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Film Review: Silence, A Beautiful Work of Questioning Faith

Photograph courtesy of Paramount Pictures

Photograph courtesy of Paramount Pictures

Filmmaker Martin Scorsese has spent most of his career presenting us with characters who, in any other movie, might be looked upon as the bad guys. But he gets us to invest in his morally compromised gangsters, crooked cops, mental defectives, and weaselly stockbrokers, and most often, something clicks in our brain that makes us care about their well being, even if they belong in prison for decades. Oddly enough, in Scorsese’s films focusing more squarely on questions of faith (The Last Temptation of Christ, Kundun), he’s a little less ambiguous, usually landing squarely on the side of the the character with the strongest grip on his/her faith. However, with his latest, 30-years-in-the-making Silence, he pits one faith against another in an epic struggle to see if either side flinches at the promise of unparalleled agony (either in this life or the next) if they do not.

Working from a screenplay by Jay Cocks (Scorsese’s collaborator on The Age of Innocence and Gangs of New York) and based on the novel by Shûsaku Endô, Scorsese unspools the 17th century tale of two Portuguese Jesuit priests, Rodrigues (Andrew Garfield) and Garrpe (Adam Driver), who hear about the disappearance of their mentor, Father Ferreira (Liam Neeson), while doing missionary work in Japan. They are so distressed by the news and so convinced that the rumors of a priest who had begun living as a Japanese man are false that they venture into Japan at a time where to be Christian was effectively a death sentence. They sneak into Japan with the help of their own personal Judas, an untrustworthy ex-Christian named Kichijiro (Yôsuke Kubozuka), who does end up delivering them to a small village of secretly faithful.

Before long, the two priests are separated and Rodrigues is captured by Japanese authorities, including a ruthless interpreter (Tadanobu Asano, probably best known to American audiences as Hogun in the Thor movies) and the powerful inquisitor Inoue (Issei Ogata), whose squeaky voice and odd charm make him a standout role in the movie. The Japanese use a combination of torture, logic and blackmail to convince Rodrigues and his followers to renounce their faith, and the idea that this film’s primary effort is to present the story of a man struggling with his faith is a bit dishonest. It’s not so much the priest’s faith that is being tested but the limits of him being able to watch others be harmed because he won’t step on an image of Jesus or verbally abandon his God in the ultimate act of apostasy.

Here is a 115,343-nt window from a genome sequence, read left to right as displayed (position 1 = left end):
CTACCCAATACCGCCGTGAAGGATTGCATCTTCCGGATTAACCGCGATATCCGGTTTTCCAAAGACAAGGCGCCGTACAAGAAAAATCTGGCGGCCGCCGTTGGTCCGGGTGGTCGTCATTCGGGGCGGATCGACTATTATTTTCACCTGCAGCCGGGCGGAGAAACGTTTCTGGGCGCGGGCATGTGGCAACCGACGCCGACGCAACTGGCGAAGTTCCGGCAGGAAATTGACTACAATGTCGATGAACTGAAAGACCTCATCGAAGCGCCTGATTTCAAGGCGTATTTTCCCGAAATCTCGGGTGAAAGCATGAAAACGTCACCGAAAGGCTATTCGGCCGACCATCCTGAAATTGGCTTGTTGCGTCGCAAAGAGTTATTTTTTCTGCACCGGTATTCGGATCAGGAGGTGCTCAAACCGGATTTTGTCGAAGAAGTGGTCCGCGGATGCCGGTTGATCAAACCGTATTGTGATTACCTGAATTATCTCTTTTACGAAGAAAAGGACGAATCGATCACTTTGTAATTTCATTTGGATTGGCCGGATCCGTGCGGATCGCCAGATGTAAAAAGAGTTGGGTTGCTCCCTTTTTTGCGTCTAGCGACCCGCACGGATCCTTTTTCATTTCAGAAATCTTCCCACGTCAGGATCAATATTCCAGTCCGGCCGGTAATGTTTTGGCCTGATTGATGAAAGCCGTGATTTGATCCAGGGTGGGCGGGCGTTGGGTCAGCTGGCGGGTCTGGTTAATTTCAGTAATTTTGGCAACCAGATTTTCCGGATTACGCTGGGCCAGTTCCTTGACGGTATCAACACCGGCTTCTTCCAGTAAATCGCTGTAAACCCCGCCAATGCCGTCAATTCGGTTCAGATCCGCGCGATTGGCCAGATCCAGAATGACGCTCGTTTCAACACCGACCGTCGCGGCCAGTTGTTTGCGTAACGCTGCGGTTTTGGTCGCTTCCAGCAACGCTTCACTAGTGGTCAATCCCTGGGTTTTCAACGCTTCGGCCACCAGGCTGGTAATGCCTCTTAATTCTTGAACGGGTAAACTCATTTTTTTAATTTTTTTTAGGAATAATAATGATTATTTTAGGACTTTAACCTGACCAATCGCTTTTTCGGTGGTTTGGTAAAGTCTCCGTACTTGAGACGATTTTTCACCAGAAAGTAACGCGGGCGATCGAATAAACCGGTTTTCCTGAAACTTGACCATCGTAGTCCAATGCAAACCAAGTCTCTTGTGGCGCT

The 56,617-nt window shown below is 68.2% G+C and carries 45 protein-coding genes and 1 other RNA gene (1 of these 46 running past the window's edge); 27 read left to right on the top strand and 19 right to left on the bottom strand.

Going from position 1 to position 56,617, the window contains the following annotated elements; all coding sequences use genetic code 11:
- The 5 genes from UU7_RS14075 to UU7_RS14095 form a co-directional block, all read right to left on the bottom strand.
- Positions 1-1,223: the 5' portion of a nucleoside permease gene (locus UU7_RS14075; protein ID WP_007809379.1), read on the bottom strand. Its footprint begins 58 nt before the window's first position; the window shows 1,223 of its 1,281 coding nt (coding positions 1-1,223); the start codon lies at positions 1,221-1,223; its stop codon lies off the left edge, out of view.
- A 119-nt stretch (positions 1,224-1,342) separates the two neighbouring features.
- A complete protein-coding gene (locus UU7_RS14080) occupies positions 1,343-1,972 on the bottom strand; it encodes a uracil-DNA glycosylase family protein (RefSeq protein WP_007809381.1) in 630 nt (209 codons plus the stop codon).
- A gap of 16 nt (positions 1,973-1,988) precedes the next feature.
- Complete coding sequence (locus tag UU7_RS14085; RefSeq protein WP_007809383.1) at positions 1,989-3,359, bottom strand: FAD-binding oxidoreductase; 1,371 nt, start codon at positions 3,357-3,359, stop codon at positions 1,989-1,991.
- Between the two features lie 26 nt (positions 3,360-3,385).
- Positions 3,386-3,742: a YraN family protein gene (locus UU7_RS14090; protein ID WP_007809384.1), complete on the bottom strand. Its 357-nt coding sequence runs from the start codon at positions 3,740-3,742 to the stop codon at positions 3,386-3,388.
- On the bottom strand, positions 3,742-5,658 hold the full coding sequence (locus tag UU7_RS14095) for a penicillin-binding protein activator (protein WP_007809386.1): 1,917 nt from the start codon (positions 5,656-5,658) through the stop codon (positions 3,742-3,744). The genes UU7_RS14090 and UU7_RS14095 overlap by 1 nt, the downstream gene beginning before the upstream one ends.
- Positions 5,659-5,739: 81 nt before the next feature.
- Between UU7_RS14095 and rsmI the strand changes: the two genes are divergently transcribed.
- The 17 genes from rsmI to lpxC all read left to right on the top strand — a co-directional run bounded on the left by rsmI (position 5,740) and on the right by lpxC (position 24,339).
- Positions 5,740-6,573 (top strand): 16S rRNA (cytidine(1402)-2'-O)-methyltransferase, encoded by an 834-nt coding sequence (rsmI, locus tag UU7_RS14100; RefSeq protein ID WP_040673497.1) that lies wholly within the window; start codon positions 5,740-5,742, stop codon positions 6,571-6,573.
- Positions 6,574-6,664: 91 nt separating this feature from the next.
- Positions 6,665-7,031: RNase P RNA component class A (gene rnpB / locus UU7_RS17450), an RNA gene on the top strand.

Photograph courtesy of Paramount Pictures

Photograph courtesy of Paramount Pictures

Silence may represent Scorsese’s own inner turmoil about his history with the Catholic church and his more recent interest in Buddhist teachings, but what actually happens in the film is more about endurance, both on the part of Rodigues and the audience. I rarely criticize a film for being too long, and I’m certainly not doing that here, but make no mistake: you feel every minute of time passing. And perhaps that’s the point. There comes a certain point in the torture process where the victim simply gives up and says what the torturer wants to hear. And we get a sense that the priest is being subjected to just such a process, and so is the audience to some degree.